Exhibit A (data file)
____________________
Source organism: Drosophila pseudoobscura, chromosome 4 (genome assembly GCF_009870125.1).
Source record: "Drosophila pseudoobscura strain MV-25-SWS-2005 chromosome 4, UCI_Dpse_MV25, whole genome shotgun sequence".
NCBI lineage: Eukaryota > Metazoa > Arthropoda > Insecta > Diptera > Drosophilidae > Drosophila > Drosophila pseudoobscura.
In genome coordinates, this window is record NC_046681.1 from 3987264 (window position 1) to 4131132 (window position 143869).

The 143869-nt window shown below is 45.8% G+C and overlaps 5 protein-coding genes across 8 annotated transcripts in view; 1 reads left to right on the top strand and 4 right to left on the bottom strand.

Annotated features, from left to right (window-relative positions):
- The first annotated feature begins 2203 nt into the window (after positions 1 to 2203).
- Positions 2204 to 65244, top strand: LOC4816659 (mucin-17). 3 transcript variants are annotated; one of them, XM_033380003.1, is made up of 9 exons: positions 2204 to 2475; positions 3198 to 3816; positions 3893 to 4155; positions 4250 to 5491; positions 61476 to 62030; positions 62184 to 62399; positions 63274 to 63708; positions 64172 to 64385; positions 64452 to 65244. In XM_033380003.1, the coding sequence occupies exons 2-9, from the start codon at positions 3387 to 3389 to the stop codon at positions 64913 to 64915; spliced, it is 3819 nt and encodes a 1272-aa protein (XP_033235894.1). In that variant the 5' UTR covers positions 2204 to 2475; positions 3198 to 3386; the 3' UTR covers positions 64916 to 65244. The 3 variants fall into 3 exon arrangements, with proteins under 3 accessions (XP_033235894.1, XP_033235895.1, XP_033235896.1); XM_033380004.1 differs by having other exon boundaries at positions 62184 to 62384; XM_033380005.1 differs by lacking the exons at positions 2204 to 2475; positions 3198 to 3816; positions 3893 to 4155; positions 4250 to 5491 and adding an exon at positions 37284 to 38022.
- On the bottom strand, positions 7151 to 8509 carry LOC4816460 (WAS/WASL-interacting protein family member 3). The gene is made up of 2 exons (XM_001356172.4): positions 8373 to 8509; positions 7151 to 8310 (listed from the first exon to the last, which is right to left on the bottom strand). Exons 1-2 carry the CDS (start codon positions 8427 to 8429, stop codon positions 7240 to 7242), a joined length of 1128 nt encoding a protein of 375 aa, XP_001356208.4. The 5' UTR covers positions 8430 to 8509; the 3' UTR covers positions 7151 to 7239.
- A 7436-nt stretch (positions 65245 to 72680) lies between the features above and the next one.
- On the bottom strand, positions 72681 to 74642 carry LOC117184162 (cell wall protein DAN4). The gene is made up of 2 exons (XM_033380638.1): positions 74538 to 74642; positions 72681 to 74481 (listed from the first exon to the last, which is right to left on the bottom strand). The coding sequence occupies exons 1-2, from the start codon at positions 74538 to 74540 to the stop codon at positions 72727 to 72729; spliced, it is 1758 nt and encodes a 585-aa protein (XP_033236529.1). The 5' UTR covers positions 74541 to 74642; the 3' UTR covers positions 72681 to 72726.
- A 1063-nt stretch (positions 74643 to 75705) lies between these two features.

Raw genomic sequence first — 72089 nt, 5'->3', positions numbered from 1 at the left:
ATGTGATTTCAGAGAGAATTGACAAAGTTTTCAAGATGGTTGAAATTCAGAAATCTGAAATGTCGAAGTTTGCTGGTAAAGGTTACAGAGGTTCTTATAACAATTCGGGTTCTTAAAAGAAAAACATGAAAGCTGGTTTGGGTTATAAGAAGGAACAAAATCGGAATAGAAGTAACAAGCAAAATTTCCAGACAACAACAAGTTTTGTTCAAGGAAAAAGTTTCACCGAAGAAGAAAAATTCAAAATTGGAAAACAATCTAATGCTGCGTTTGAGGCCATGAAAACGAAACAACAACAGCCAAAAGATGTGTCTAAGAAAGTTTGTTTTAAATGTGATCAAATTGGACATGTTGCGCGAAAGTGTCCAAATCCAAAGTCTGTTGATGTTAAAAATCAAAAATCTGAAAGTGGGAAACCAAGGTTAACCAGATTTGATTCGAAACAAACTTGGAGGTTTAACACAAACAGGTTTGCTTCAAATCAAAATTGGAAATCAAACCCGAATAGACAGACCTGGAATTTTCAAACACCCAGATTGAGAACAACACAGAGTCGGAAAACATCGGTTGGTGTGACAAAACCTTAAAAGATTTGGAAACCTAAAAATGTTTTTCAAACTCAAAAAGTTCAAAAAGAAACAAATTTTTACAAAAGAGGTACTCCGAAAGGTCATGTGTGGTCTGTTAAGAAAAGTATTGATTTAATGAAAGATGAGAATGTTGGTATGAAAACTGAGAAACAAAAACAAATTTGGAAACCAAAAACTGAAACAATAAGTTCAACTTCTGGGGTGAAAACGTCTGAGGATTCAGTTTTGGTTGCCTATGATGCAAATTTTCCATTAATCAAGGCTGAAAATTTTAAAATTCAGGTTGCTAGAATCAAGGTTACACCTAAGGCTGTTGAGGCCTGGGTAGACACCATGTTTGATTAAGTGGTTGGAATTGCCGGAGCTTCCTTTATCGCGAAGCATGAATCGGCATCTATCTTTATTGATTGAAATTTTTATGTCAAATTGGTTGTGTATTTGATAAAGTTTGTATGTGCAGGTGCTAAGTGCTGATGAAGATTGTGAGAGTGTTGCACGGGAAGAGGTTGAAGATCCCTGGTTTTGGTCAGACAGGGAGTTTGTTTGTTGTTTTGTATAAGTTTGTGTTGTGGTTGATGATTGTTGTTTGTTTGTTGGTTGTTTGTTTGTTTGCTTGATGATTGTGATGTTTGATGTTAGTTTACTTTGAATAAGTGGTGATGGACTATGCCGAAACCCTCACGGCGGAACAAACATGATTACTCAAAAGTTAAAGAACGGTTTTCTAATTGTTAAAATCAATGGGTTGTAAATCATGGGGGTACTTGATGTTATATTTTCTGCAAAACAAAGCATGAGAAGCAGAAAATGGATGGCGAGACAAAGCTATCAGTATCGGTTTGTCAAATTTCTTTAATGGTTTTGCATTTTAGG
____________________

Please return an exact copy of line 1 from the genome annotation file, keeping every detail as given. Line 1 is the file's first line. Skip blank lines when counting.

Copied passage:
Source organism: Drosophila pseudoobscura, chromosome 4 (genome assembly GCF_009870125.1).